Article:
WL#2595: kernel-independent atomic operations

Affects: Server-5.5   —   Status: Complete   —   Priority: Medium

Different systems, and newer versions of glibc, define atomic_add() in places 
other than <asm/atomic.h>, which is the only place we look.

For example, it is in <machine/atomic.h> on FreeBSD.

QNX defines it in <atomic.h>

Some versions of glibc may define it in <atomicity.h>

Novell NetWare's LibC includes it in <stdlib.h>

Also, Windows has the Interlocked*() functions which we may be able to use.

We could also potentially implement these in assembler code for platforms that 
don't already define them in headers.

[serg]: we should probably implement these in assembler even for platforms that
define them in headers - notably Linux/FreeBSD - because user applications are
not supposed to include kernel headers (such as <asm/atomic.h> and
Kernel headers may depend on the particual kernel and atomic operations will
work incorrectly if the binary will be used with another kernel [1]. Kernel
headers may refer to other kernel symbols/macros [2]. Kernel headers may contain
#warning/#error to discourage/prevent usage outside of the kernel [3].
Another solution is to use user-level portable atomic operation library [4]

The best solution seems to be implementing our own atomic framework instead of
taking exising library (e.g. libatomic by HP).

The most important argument - all other implementation of atomic operators (many
projects use their own implementations - mostly they're all similar) -
implements atomic operators for "generic" platform with mutexes by doing

atomic_add(atomic_t *var)

in libatomic [4] there's one global mutex, in smarter implementations there's an
array of mutexes and var's address is hashed to get a mutex.

No implementation allows to lock a mutex explicitly with

  ... accessing many atomic variables

which woud save many lock/unlock calls in "generic" implementation (and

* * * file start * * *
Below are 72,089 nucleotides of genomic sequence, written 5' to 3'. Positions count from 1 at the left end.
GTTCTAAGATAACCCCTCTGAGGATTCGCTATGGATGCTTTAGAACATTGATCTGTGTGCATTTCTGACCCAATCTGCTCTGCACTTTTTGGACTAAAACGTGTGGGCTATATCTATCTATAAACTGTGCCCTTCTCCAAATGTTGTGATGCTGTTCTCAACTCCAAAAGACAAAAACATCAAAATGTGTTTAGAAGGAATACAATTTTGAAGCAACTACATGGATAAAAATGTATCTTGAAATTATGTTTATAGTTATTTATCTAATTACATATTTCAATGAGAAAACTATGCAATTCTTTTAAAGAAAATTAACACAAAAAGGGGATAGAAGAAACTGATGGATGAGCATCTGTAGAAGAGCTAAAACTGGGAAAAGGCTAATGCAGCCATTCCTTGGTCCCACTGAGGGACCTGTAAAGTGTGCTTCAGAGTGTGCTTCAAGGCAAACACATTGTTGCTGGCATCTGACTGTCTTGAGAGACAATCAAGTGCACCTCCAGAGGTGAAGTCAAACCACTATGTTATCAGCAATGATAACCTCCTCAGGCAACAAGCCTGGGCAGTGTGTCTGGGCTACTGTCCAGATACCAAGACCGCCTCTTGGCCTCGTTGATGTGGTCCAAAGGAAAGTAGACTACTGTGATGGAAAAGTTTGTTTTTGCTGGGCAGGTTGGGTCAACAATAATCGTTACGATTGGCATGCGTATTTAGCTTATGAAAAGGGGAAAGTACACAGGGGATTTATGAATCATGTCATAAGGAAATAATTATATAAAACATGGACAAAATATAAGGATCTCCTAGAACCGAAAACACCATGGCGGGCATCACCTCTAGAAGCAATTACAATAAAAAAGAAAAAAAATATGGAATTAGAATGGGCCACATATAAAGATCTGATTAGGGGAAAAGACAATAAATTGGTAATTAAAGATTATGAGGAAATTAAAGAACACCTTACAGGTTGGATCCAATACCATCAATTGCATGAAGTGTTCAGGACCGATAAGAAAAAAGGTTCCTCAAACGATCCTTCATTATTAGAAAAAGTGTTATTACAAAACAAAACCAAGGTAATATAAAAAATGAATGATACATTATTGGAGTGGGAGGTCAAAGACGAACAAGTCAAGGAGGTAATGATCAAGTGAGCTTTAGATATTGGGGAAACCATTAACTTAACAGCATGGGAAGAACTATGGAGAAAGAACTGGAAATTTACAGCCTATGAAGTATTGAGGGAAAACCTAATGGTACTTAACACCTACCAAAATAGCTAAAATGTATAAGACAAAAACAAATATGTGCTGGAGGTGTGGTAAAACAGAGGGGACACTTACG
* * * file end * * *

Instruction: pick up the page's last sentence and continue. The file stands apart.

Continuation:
atomic_mutex_lock/unlock would be no-op in "real" implementation).

We want to be able to do that.

1. https://bugzilla.altlinux.org/show_bug.cgi?id=5884
2. http://bugs.mysql.com/bug.php?id=7970
3. production:/usr/include/asm/atomic.h
4. http://www.hpl.hp.com/research/linux/atomic_ops/index.php4

1. to lock atomic variables manually (for "generic" version)

atomic_rwlock_t name1,name2, ....

2. actual atomic operations in the form

atomic_<op><size>(atomic_<size>_t *var [, second_ard], atomic_rwlock_t name)

where <size> is 8,16,32,64; <op> is add,swap,cas,load,store
which gives

atomic_add8	atomic_add16	atomic_add32	atomic_add64
atomic_swap8	atomic_swap16	atomic_swap32	atomic_swap64
atomic_cas8	atomic_cas16	atomic_cas32	atomic_cas64
atomic_load8	atomic_load16	atomic_load32	atomic_load64
atomic_store8	atomic_store16	atomic_store32	atomic_store64

atomic types

atomic_8_t atomic_16_t atomic_32_t atomic_64_t

"second_arg" is present for add,swap,cas,store, and absent for load.

name_is an atomic_rwlock created with atomic_declare_rwlock
or 0 if there's no need to lock (if lock was taken explicitly)

3. initialization code


it performs whatever initialiation is necessary. In particular,
it checks that the this code can run on this architecture (that is P6 code is
not running on i80386, UP code on SMP, and so on)

4. in debug builds every atomic var remembers what rwlock it is used with. It
asserts that only one rwlock is used for any single atomic var. It may also
assert that no lock is taken recursively.
1. The trick is to convert

atomic_rwlock_t name1,name2, ..., nameN;

to no-op. Konstantin suggested:

typedef struct {} atomic_rwlock_t

2. To complete this task it's enough to implement framework, generic (pthread
rwlocks), dummy (1 CPU, no synchronisation), and x86 modes. A support for Sparc,
MIPS, and other CPUs will be added as separate WL tasks.